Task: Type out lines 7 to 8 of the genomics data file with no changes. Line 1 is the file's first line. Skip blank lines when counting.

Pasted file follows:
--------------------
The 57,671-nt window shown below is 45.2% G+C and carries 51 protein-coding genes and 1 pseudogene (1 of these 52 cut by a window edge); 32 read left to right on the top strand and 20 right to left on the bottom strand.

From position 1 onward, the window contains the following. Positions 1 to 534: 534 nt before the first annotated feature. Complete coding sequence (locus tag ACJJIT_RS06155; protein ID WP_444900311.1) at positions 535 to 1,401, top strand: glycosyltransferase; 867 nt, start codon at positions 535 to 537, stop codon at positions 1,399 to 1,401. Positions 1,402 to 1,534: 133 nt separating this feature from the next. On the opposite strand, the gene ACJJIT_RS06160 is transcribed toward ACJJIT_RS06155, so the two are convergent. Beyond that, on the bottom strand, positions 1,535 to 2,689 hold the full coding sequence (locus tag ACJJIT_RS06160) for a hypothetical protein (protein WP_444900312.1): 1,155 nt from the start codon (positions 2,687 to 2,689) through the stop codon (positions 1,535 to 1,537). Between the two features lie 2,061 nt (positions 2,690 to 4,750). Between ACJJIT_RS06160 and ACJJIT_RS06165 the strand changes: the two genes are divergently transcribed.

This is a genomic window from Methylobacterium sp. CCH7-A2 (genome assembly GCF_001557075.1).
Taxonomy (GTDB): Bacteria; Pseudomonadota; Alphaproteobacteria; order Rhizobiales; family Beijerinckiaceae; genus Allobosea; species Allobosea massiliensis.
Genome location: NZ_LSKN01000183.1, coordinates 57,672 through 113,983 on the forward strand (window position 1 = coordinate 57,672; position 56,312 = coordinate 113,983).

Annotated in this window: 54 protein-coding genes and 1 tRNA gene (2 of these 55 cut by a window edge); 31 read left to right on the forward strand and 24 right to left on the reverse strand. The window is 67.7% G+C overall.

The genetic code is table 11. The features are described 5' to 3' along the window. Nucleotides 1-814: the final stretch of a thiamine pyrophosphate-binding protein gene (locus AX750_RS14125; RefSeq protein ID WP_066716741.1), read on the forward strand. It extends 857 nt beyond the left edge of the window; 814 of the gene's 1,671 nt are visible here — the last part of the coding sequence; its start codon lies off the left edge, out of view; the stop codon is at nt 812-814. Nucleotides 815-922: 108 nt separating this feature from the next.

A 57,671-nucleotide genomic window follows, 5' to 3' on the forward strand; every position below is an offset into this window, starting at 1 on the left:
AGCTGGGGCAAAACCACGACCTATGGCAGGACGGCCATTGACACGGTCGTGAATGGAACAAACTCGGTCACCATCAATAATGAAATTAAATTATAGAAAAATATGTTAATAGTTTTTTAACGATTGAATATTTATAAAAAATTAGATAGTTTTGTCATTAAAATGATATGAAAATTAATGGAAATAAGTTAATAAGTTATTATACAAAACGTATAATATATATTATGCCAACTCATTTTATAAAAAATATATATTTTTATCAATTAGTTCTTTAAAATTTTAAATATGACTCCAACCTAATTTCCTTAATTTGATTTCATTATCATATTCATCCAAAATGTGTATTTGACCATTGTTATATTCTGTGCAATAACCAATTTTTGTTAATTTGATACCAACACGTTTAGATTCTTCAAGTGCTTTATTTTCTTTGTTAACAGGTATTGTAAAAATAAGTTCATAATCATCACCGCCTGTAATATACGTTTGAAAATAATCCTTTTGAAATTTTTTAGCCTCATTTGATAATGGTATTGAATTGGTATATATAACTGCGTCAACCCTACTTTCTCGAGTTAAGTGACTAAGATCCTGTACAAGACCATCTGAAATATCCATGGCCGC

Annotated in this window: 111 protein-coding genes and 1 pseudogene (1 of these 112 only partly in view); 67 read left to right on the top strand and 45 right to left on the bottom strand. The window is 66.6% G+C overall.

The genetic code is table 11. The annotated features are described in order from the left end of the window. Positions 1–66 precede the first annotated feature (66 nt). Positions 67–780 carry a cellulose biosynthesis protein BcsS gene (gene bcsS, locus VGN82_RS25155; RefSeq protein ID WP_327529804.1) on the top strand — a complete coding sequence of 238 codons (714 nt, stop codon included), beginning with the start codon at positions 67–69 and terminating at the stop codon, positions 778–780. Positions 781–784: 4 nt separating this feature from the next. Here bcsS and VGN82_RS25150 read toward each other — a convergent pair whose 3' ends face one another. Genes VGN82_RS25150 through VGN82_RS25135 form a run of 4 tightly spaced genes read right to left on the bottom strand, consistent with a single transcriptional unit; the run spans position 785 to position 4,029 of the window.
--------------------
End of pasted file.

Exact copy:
The genetic code is table 11. The features are described 5' to 3' along the window. Nucleotides 1-814: the final stretch of a thiamine pyrophosphate-binding protein gene (locus AX750_RS14125; RefSeq protein ID WP_066716741.1), read on the forward strand. It extends 857 nt beyond the left edge of the window; 814 of the gene's 1,671 nt are visible here — the last part of the coding sequence; its start codon lies off the left edge, out of view; the stop codon is at nt 812-814. Nucleotides 815-922: 108 nt separating this feature from the next.

A 57,671-nucleotide genomic window follows, 5' to 3' on the forward strand; every position below is an offset into this window, starting at 1 on the left: